The effect of insulin upon fetal metabolism is an important question to resolve, bearing in mind that the metabolic effects of insulin on the fetus could differ both quantitatively and qualitatively depending upon the degree and duration of the hyperinsulinemia. The present study was designed to determine whether the effect of fetal hyperinsulinemia on umbilical glucose uptake could be sustained over several days of infusion with various levels of insulin. An unexpected outcome of the study was the observation that this procedure was accompanied by the development of fetal hypoxia. Fetal glucose/oxygen quotients (G/O 2) increased during fetal insulin infusions from a mean of 0.48 during the control period to 0.71 when fetal insulin levels were less than 80 micro units/ml (P < 0.01) and 0.85 when fetal insulin levels were greater than 200 micro units/ml (P < 0.001). The increase in G/O 2 occurred within 4 hr of infusion in all cases (P < 0.005) and was sustained for the duration of the infusions. The increase in G/O 2 was due to a significant rise in the arteriovenous differences of whole blood glucose across the umbilical circulation (P < 0.001). Oxygen content differences across the umbilical circulation also increased during infusion (P < 0.005). This was due primarily to a significant and progressive decline in the fetal arterial oxygen content (P < 0.001). By 24 hr after the insulin had been stopped, the oxygen content rose and returned to pre-infusion values by the 3rd day of recovery. Fetal plasma glucose concentration fell during insulin infusion (P < 0.001) and rebounded sharply to levels significantly higher than control values (P < 0.001) within 4 hr after the infusion was stopped. The plasma glucose returned to control values by the 3rd day of recovery. Insulin levels ranged from 0-16 micro units/ml during control periods and from 48-1166 micro units/ml during infusion. There was a significant positive correlation between the G/O 2 quotient and the log of fetal insulin concentration. There was a negative correlation between the fetal arterial oxygen content and insulin concentration. Five twin pairs were studied in which one twin served as control and the other as the infusion subject. The values of glucose, G/O 2, and arteriovenous differences of glucose and oxygen were significantly different between the infused and control twin fetuses within 4 hr of infusion and the oxygen content was significantly lower in the infused twin by 24 hr of infusion. There were no significant differences in these measurements between the twins before infusion. Insulin infusions of several days duration into the fetal lamb cause a sustained increase in umbilical glucose uptake and a decrease in fetal arterial oxygen content. The progressive decline in fetal arterial oxygen content during infusion may be due to an increase in fetal oxygen consumption. The effect of insulin upon fetal oxygenation may be one of the pathophysiologic factors contributing to the increased intrauterine death rate of infants of diabetic mothers.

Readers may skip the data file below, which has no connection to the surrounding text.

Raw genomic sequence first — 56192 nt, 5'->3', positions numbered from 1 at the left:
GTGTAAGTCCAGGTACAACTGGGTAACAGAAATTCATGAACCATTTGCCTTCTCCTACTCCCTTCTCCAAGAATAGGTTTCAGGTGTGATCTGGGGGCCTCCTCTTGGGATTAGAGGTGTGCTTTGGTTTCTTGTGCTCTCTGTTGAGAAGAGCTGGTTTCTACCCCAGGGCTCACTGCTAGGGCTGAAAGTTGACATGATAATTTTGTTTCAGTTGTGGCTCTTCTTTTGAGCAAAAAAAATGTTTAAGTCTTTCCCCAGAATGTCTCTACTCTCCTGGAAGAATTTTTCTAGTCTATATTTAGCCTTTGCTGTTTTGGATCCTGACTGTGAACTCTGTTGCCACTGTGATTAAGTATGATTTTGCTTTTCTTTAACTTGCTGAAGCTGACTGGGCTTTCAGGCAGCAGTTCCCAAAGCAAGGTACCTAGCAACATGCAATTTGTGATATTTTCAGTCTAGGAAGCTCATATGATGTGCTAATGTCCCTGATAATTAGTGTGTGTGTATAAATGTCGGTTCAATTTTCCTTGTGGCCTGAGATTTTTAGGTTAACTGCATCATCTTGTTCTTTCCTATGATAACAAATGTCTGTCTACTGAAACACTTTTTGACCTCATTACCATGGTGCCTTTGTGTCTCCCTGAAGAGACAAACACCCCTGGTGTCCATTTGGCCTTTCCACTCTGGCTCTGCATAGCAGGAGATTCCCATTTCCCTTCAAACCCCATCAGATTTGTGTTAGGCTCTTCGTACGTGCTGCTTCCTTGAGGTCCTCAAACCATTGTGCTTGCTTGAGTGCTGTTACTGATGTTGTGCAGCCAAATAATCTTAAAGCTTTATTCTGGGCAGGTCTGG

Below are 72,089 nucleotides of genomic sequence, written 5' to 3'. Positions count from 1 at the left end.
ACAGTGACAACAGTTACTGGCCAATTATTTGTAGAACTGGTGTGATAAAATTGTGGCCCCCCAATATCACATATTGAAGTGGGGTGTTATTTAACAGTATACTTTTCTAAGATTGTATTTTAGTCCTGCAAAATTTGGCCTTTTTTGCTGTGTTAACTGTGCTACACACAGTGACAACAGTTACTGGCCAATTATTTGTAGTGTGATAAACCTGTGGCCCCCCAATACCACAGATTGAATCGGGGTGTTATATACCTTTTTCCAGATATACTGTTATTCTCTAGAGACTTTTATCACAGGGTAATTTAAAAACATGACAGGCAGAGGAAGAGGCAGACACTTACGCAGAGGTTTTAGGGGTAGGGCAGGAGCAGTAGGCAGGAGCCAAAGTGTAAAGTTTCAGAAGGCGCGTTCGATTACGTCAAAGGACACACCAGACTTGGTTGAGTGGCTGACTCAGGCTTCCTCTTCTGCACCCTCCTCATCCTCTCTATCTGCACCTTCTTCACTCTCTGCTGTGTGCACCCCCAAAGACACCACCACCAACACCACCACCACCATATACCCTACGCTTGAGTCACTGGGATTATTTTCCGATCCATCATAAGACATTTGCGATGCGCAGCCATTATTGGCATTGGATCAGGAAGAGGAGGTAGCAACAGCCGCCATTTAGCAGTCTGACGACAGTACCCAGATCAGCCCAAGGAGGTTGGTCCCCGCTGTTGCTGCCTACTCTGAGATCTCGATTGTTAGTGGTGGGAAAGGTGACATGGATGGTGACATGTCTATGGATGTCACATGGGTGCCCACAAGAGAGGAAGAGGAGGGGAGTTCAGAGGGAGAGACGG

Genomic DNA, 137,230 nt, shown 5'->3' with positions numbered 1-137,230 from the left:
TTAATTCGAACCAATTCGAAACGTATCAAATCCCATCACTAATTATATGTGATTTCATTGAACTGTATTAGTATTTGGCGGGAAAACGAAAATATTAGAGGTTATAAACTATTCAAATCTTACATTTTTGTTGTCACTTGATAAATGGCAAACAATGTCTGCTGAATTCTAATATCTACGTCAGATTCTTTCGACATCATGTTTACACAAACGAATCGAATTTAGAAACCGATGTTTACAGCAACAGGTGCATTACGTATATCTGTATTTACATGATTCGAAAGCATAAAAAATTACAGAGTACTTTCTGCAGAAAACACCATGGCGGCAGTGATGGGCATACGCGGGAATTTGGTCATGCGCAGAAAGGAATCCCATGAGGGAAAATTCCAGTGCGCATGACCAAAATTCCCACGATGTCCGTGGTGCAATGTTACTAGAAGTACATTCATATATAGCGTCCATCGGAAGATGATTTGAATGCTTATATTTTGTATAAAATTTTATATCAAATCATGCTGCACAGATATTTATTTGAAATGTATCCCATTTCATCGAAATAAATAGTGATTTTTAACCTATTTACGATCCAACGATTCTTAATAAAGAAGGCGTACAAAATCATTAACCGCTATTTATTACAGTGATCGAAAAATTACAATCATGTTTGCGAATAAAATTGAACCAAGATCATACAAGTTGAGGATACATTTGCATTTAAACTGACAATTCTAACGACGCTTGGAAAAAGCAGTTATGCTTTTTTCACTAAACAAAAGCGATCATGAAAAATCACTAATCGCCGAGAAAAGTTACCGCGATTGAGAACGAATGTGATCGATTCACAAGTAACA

|Original language||English (US)|
|Number of pages||6|
|State||Published - 1980|
ASJC Scopus subject areas
- Pediatrics, Perinatology, and Child Health